5. ackbark

    2. So, you’ll take the bet, then?

  6. RRaccoon

    The polls are for the most part accurate and those who want to elect Romney are simply going to the well of a main stream media that is out to get them. Although Obama has alienated many ( if he didn’t he wouldn’t be governing), Romney’s main opponent appears to be himself.

    If the bet is to take the side of polls being off and your side is their accuracy, you will win. The trailing team is of course going to try to give his supporters hope.

  7. wilzard – strange, huh, that if you reweigh the polls to assume more Romney voters than Obama voters, Romney is winning?

    I prefer to stick with Nate Silver’s melded polls, which have a proven track record of being accurate.

  8. #5, exactly. shut up dwight and put up some money. seriously.

  9. The trailing team is of course going to try to give his supporters hope.

    yeah, of course. i myself lean toward romney, as long time readers are probably aware of (and my friends in “real life” are quite conscious of 😉 but that doesn’t mean i’m going to put down a stream of bullshit like dwight above. that being said, if dwight et al. are more than full of shit (i.e., they believe the crap they’re putting out there), then i want to make some money off their delusion. it’s a public service, incentivizing people to be more attuned to what is, and not what they want to be.

    we’ve seen this before

  10. dwight, i want some odds and parameters of your model confidence. then i will throw out some monetary numbers. let’s get this done! 2012 election may still be a financial boon for me 🙂

  11. dave chamberlin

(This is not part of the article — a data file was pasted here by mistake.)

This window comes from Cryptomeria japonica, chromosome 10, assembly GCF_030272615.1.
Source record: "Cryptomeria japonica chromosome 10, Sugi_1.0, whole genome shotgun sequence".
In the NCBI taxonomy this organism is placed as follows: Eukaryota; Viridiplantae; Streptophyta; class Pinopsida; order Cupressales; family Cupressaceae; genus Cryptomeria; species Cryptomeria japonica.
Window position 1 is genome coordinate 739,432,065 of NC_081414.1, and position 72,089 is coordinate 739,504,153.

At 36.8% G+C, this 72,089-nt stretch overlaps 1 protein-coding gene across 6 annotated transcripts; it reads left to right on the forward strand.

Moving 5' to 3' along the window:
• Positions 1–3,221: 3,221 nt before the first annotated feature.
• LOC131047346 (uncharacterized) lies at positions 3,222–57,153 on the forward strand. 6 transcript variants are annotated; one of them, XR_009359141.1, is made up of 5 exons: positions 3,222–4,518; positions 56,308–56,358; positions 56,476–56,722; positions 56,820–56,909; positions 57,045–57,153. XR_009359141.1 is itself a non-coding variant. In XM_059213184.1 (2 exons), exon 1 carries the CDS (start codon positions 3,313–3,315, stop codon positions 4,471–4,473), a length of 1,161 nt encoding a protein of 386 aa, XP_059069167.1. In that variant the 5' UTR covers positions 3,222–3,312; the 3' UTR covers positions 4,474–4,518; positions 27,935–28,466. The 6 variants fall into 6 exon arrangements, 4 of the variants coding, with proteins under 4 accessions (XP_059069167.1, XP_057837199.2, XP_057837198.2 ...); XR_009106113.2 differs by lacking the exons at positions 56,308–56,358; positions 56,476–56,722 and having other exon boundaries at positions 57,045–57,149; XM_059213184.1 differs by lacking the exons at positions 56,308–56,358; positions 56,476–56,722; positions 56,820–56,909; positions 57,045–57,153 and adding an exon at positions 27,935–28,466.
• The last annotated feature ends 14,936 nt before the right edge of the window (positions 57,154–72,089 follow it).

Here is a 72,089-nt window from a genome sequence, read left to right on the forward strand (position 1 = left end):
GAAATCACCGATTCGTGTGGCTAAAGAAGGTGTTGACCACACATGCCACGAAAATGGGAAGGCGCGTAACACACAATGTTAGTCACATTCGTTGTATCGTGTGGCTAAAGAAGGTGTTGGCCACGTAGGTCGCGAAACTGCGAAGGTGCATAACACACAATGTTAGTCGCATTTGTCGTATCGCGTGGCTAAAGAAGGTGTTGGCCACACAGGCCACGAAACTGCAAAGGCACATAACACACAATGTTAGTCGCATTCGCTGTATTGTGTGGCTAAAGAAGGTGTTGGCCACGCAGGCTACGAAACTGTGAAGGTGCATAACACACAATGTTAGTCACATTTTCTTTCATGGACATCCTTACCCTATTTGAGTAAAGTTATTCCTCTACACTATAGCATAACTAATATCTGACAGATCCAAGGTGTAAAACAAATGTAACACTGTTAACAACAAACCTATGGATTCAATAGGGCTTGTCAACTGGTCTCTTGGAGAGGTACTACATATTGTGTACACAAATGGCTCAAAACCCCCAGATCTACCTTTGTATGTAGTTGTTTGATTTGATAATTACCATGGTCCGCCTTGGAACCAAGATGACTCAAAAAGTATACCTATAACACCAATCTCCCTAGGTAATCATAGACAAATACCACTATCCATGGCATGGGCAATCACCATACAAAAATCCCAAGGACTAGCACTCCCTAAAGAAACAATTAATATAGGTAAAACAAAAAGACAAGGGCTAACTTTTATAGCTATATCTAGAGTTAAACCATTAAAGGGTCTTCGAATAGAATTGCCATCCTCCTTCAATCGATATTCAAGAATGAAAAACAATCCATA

I trust Nate Silver of the fivethirtyeight blog and the New York Times. He now has the odds right around 78% that Obama wins, right about your 5 to 1 odds. If somene wants to cut through the crap that passes as political analysis but is just TV talking head bullshit seek out my main man Nate Silver.

    Anyway I’ll take your bet, not for the money but for the fun of it. If I lose I’ll mail you five books I would hope you haven’t read but would at least enjoy skimming through. If you lose you mail me one book. The loser e mails the other his home address.

    I think Romney loses by more that the six point he is trailing by. The man has no game. It is perfectly fine to be a rich asshole and become president, some of our better modern presidents were exactly that. But good ole Mitty campaigns as one. Game on.

  12. The Kutra

    To play devil’s advocate, it is plausible that the polls are skewed, and that fence sitters will switch sides based on who they perceive as winning, making the polls a self fulfilling prophecy.

    Of course, I don’t think this model is likely to be true.

  13. #11, game on! also, anyone who agrees with dwight, but doesn’t put down any money, i’m not publishing your bullshit. (happened a few times) in fact you don’t have to put down that much money, i’d be happy for many suckers to put in small bets so i can make some money.